“These observed deficits in cognitive functioning at 7 years of age could have implications for school performance,” noted Virginia Rauh, ScD, deputy director of the Columbia Center for Children’s Environmental Health (CCCEH), and lead author of the study. “Working memory problems may interfere with reading comprehension, learning and academic achievement, even if general intelligence remains in the normal range.”
The good news, reports Robin Whyatt, DrPH, senior author on the paper, is that since the EPA ban took effect, exposure to the organophosphate has measurably declined. CCCEH scientists have found a 3-fold decrease in chlorpyrifos levels in personal and indoor air samples in the cohort and a more than 5-fold decrease in blood levels.
“However, agricultural use of chlorpyrifos is still permitted in the U.S.,” says Dr. Whyatt, professor of Clinical Environmental Health Sciences and deputy director of CCCEH. “It is vitally important that we continue to monitor the levels of exposure in potentially vulnerable populations, especially in pregnant women in agricultural communities, as their infants may continue to be at risk.”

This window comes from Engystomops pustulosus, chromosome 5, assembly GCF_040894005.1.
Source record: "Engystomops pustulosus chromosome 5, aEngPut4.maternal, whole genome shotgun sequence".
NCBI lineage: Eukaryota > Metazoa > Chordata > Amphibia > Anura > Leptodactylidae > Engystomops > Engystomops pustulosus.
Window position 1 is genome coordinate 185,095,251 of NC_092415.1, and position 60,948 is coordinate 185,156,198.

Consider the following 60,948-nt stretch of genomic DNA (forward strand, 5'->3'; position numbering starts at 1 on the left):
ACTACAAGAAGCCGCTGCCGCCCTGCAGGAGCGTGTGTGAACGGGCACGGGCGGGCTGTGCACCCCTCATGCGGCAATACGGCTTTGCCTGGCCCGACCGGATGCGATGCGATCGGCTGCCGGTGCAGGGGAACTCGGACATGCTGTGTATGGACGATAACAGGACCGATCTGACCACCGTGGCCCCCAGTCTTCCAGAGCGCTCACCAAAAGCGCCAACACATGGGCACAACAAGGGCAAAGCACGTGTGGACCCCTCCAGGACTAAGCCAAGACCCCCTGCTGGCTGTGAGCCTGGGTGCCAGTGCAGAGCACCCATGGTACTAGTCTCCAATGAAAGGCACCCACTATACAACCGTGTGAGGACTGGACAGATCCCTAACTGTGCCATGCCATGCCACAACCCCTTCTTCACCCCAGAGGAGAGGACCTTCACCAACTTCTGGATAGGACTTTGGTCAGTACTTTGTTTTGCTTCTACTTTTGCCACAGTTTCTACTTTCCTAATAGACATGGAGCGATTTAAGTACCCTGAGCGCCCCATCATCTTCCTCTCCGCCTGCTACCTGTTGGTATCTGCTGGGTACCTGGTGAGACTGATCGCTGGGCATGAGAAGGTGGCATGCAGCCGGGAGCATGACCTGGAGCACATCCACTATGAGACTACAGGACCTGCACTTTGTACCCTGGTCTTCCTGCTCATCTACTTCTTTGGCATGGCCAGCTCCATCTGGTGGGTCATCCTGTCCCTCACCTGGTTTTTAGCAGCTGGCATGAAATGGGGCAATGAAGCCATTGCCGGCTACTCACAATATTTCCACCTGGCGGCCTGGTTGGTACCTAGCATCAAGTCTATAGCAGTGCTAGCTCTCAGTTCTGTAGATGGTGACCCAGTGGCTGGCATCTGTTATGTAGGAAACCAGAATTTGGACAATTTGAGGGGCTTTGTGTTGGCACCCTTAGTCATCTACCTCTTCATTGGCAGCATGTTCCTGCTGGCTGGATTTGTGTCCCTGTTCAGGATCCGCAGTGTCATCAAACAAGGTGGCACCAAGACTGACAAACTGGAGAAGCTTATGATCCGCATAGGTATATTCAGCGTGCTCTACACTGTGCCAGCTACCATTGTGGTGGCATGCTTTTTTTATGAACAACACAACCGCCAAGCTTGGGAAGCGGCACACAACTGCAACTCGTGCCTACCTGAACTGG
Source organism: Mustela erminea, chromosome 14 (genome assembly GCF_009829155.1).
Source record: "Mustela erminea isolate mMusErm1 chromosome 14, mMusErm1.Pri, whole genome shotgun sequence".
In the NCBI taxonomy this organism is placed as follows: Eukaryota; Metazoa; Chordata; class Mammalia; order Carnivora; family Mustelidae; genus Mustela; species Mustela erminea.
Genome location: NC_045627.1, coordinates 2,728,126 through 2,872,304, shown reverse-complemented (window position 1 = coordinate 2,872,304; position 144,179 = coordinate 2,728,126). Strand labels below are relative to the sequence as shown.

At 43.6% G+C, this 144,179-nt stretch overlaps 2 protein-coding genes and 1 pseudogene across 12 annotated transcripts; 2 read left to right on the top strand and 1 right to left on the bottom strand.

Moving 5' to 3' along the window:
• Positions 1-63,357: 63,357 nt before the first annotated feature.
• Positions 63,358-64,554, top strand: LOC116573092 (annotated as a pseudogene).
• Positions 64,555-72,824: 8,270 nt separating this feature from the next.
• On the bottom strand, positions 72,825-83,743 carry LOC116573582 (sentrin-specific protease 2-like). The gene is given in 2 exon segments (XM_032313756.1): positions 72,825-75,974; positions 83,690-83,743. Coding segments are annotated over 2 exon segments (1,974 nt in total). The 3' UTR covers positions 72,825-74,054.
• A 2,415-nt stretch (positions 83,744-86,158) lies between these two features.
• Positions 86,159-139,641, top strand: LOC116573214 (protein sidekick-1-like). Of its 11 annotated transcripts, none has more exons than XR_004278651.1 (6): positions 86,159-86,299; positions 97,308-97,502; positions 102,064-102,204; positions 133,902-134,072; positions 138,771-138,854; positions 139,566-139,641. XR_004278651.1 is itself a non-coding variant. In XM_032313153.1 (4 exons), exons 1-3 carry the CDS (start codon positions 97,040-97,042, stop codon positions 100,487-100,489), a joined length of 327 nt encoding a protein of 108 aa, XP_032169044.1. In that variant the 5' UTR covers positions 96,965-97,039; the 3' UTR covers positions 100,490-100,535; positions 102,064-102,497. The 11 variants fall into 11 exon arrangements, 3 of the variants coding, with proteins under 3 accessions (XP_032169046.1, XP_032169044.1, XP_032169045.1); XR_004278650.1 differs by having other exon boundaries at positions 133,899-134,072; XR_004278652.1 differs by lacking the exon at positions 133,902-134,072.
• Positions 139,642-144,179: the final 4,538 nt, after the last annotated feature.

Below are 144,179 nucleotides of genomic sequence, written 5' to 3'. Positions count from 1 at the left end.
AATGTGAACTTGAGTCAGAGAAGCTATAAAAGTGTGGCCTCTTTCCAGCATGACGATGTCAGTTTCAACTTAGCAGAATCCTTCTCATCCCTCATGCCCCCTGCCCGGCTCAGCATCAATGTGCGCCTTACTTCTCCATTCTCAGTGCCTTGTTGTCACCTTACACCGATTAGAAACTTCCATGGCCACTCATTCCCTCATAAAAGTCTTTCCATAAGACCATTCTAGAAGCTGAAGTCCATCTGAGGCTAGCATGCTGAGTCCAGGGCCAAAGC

Also published in Environmental Health Perspectives today, two other NIEHS/EPA funded Children’s Environmental Health Centers present independent investigations of organophosphate pesticides and neurodevelopment. Although findings cannot be directly compared, these studies also found early cognitive and behavioral effects associated with prenatal organophosphate exposure.
The study at the Columbia Center for Children’s Environmental Health was supported by the National Institute of Environmental Health Sciences, EPA, and several private foundations.
About the Mailman School of Public Health